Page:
Sri Chinmoy opened the V World Veteran's Track & Field Games, San Juan, Puerto Rico, at Hiram Bithorn Stadium with a silent meditation. Over 2000 masters athletes from 47 countries competed in the event. He also wrote the Games' official anthem, as well as competing in the Games. Sri Chinmoy met with many of the veteran athletes, including his friend, Payton Jordan:
"Payton Jordan." (Press Release). Sri Chinmoy Marathon Team, New York: "You don't retire; you just step in another direction and do new, exciting things, face new challenges and new opportunities."...Payton Jordan
Payton Jordan, recently retired as Stanford U's track and field coach, finally took part in his first Olympic competition. He joined 2000 other athletes from 47 countries at the V World Masters Games, held in Puerto Rico in September. When he left, it was with a gold medal and a new world record in the 100 meter sprint (12.73); plus silver medals in the 200 meter and 400 meter events.
Jordan was, in his youth, one of America's legendary sprinters, with his athletic portrait appearing as the cover of Life Magazine. He missed the World Olympics his first time around when the 1940 games were canceled because of the War, but in 1941 at a club championship in Jamaica, WI, he established a new world record when he ran 9.5 on grass in the 100 meters. He retired from sprinting shortly after this and began an equally legendary career as a coach. During his 25 years as Stanford U's track coach, he also trained several US Olympic teams and served as meet director for the historic 1962 US-Soviet Union dual meet at Standard U.
At the age of 55 Jordan began running again, taking part in the growing Masters Athletics program. "Youth isn't the only vital thing in this world," he says. "Older people should be dynamic, too, because when we lose that, we lose a lot of the things that are very much a part of being alive in this big world of ours."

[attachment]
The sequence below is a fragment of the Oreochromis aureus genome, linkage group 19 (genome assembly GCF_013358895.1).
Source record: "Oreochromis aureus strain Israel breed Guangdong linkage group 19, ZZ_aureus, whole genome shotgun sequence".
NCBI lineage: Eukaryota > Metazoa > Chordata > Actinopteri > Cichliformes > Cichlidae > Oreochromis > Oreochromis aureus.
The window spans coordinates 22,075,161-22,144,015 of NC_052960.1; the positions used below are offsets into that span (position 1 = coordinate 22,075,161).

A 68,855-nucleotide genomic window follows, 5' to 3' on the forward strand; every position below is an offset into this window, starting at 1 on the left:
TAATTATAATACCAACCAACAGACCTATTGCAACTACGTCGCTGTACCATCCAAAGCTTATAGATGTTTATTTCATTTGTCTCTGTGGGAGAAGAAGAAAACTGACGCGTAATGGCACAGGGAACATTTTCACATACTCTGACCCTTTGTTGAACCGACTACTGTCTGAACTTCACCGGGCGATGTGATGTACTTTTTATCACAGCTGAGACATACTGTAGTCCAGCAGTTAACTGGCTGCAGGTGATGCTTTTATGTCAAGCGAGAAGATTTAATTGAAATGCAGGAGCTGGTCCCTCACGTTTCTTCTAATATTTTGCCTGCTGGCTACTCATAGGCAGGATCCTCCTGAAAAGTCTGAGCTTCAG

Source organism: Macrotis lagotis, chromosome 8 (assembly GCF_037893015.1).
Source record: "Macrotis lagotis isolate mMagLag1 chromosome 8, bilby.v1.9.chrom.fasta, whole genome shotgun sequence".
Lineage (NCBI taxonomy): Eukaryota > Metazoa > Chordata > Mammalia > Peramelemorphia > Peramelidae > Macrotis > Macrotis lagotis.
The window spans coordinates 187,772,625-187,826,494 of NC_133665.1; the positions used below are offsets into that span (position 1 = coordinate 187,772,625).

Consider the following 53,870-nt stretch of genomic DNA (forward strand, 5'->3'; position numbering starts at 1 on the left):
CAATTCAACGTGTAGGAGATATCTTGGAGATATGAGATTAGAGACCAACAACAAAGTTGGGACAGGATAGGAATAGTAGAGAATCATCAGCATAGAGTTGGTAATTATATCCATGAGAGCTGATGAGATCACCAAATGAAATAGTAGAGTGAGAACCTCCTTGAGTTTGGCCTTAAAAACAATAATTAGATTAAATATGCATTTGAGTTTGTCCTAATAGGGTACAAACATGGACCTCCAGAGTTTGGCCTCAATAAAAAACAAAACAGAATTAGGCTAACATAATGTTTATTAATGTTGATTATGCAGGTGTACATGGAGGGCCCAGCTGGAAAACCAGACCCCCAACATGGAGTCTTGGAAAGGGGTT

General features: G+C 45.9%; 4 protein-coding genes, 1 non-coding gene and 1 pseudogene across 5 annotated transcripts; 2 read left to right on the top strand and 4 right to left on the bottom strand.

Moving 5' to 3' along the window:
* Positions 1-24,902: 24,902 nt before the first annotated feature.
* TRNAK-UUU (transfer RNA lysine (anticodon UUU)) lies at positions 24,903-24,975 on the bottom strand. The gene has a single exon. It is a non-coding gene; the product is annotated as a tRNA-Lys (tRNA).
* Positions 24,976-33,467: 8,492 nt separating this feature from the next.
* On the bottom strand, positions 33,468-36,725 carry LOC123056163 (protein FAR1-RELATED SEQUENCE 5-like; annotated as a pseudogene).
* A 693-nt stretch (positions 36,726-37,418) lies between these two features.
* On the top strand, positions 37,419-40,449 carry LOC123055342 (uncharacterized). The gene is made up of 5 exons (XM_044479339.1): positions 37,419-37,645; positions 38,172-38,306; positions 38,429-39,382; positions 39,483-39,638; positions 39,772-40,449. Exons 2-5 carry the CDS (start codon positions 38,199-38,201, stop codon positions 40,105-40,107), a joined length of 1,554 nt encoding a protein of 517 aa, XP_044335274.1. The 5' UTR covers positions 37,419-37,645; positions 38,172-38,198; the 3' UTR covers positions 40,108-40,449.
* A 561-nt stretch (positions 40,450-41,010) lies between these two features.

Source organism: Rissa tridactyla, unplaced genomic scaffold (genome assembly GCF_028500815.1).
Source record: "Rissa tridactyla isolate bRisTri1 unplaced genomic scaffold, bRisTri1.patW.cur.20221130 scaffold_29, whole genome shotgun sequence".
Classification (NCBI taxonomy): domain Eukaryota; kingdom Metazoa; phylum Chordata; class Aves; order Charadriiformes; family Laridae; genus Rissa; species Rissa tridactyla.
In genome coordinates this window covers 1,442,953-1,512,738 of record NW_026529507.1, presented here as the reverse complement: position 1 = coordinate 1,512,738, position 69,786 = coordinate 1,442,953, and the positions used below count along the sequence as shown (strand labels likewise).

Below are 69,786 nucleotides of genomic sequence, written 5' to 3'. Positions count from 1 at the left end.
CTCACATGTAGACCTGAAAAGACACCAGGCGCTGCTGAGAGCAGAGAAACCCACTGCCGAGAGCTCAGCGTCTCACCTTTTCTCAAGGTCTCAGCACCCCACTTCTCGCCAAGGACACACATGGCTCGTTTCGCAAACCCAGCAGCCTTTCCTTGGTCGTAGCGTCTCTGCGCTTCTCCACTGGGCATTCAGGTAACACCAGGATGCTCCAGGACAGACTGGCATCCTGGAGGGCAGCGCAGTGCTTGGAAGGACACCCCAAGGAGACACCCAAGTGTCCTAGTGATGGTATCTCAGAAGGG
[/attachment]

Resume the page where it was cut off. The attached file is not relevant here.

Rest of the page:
By 1982 Jordan had set over 26 age group world records. Never able to shake free from his other love, coaching, he has been responsible for coaching out of retirement a number of his own former Olympic students such as 400-hurdler Josh Culbreath and triple-jump champion Ira Davis.
In fact, a significant number of athletes at the Masters Olympics were taking part as a result of Jordan's encouragement. These included not only medal-winning champions such as Culbreath and Davis but also friends such as Dr. Bill Fairbank, age 65, a renowned physicist from Stanford U; and United Nations meditation leader Sri Chinmoy, age 52. Sri Chinmoy, a medal-winning sprinter during his youth in India, took part in the Olympic sprints and also conducted the Games' opening meditation.
Describing the gratitude Jordan's masters students feel for his training and encouragement, Sri Chinmoy told the champion, "Indeed, you are a river flowing continuously and carrying all those who want to swim towards the sea."
"Sometimes the world looks upon the first-place man as the only winner," Jordan replied. "I believe everybody who takes part is the winner.
"At 51, Josh Culbreath Takes to the Olympic Hurdles the Second Time Around." The New York Voice, Saturday, October 22, 1983.
"At age 51, 400-meter hurdler Josh Culbreath has triumphed over four major auto accidents and a bout with the bottle to win his second Olympic bronze medal.
Culbreath won his first bronze medal at the 1956 Melbourne Olympics: his second came at the recent 1983 World Masters Olympics, held in Puerto Rico. The Games were attended by over 2000 men and women from 47 countries and included over 20 former world Olympians.
'It's a miracle Josh is running at all,' said his former world Olympics coach, the current masters 100 meter world record holder Payton Jordan. 'He's walking around with a 3" metal tube in his lungs and 2" missing from his left hip that they took to repair a paralysis in his spine. He's a true champion in all ways!'
Culbreath himself tells of his steel-willed determination in over-coming the paralysis of his left side that saw him working endless hours relearning how to walk. Pain led to a bout with the bottle, and by the late 1970s he had ballooned from 145 pounds to 180 pounds. Then he read an article on Jordan's success in masters running...
'I solidly back the Masters competitions every chance I can,' Culbreath said. 'The competition gives encouragement, motivation and inspiration to the older runner. It gives longevity to their lives. It gives hope to the younger athletes, too; they see they'll have an avenue for competition as they get older.'
Sri Chinmoy, the masters athlete who conducted the opening meditation at the Olympics, supported and expanded on Culbreath's views. 'The Masters Games are most significant,' he said. 'Look how athletes such as Josh are helping and encouraging each other. Such joy they are both giving and receiving!
'These athletes,' he continued, 'have learned through years of often painful experience that true happiness comes from transcending their own previous limits, and this does not preclude helping others do their best as well...'